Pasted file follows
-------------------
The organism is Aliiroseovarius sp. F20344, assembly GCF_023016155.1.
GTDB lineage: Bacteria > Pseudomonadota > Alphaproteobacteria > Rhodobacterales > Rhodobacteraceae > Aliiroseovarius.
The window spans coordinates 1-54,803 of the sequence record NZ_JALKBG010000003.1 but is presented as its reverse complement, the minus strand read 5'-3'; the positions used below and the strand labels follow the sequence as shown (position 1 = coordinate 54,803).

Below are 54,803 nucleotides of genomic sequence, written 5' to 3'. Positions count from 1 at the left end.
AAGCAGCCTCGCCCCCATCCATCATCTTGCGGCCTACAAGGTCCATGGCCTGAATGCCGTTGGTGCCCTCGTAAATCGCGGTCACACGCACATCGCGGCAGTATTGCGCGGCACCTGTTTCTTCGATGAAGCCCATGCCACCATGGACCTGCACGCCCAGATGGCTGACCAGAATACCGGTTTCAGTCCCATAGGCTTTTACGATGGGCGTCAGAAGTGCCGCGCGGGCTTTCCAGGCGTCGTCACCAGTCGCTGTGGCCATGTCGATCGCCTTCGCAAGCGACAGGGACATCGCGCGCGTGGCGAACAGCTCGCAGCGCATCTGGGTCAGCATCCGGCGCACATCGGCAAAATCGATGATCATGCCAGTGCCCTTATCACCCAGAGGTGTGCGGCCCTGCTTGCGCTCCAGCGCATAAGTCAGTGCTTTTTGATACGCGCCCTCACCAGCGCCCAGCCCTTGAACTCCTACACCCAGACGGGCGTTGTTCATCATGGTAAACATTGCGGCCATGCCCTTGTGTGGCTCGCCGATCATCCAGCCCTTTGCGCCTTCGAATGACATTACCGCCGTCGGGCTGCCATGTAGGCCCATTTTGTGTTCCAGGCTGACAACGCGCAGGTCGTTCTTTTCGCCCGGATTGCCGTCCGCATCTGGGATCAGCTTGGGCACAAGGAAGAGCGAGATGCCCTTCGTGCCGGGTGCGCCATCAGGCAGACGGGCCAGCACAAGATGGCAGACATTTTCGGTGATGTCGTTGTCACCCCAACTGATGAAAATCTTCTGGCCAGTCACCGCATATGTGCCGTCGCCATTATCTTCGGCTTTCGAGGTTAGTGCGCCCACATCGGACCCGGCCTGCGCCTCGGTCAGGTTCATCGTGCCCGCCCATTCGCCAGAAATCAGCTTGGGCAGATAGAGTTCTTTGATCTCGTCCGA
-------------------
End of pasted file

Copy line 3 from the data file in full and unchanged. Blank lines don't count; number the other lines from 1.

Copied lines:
The window spans coordinates 1-54,803 of the sequence record NZ_JALKBG010000003.1 but is presented as its reverse complement, the minus strand read 5'-3'; the positions used below and the strand labels follow the sequence as shown (position 1 = coordinate 54,803).